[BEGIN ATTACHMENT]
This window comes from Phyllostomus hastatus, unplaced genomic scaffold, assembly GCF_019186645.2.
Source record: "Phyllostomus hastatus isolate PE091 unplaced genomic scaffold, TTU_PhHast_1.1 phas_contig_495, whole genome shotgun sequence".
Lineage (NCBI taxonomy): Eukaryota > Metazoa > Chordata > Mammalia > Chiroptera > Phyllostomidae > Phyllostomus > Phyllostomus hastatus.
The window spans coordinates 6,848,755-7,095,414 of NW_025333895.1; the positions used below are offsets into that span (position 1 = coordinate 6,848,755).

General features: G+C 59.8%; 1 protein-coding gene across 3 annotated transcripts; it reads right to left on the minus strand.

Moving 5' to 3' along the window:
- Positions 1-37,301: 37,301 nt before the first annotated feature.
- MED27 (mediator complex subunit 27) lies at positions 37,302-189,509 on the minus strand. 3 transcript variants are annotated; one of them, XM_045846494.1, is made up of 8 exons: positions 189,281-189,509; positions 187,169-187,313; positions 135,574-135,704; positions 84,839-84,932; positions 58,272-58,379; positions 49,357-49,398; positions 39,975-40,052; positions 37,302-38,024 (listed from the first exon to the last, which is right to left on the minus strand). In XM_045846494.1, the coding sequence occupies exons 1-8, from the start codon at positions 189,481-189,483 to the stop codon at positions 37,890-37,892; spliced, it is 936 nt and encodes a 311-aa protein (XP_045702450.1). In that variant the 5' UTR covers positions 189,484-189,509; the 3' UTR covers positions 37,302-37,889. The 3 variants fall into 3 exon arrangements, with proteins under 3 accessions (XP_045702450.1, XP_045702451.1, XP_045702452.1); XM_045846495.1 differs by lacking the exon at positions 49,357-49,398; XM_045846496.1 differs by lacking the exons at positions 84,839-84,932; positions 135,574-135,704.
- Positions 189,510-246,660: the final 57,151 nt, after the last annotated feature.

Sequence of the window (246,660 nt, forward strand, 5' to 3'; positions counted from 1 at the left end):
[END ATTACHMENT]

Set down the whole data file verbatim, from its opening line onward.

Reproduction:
This window comes from Phyllostomus hastatus, unplaced genomic scaffold, assembly GCF_019186645.2.
Source record: "Phyllostomus hastatus isolate PE091 unplaced genomic scaffold, TTU_PhHast_1.1 phas_contig_495, whole genome shotgun sequence".
Lineage (NCBI taxonomy): Eukaryota > Metazoa > Chordata > Mammalia > Chiroptera > Phyllostomidae > Phyllostomus > Phyllostomus hastatus.
The window spans coordinates 6,848,755-7,095,414 of NW_025333895.1; the positions used below are offsets into that span (position 1 = coordinate 6,848,755).

General features: G+C 59.8%; 1 protein-coding gene across 3 annotated transcripts; it reads right to left on the minus strand.

Moving 5' to 3' along the window:
- Positions 1-37,301: 37,301 nt before the first annotated feature.
- MED27 (mediator complex subunit 27) lies at positions 37,302-189,509 on the minus strand. 3 transcript variants are annotated; one of them, XM_045846494.1, is made up of 8 exons: positions 189,281-189,509; positions 187,169-187,313; positions 135,574-135,704; positions 84,839-84,932; positions 58,272-58,379; positions 49,357-49,398; positions 39,975-40,052; positions 37,302-38,024 (listed from the first exon to the last, which is right to left on the minus strand). In XM_045846494.1, the coding sequence occupies exons 1-8, from the start codon at positions 189,481-189,483 to the stop codon at positions 37,890-37,892; spliced, it is 936 nt and encodes a 311-aa protein (XP_045702450.1). In that variant the 5' UTR covers positions 189,484-189,509; the 3' UTR covers positions 37,302-37,889. The 3 variants fall into 3 exon arrangements, with proteins under 3 accessions (XP_045702450.1, XP_045702451.1, XP_045702452.1); XM_045846495.1 differs by lacking the exon at positions 49,357-49,398; XM_045846496.1 differs by lacking the exons at positions 84,839-84,932; positions 135,574-135,704.
- Positions 189,510-246,660: the final 57,151 nt, after the last annotated feature.

Sequence of the window (246,660 nt, forward strand, 5' to 3'; positions counted from 1 at the left end):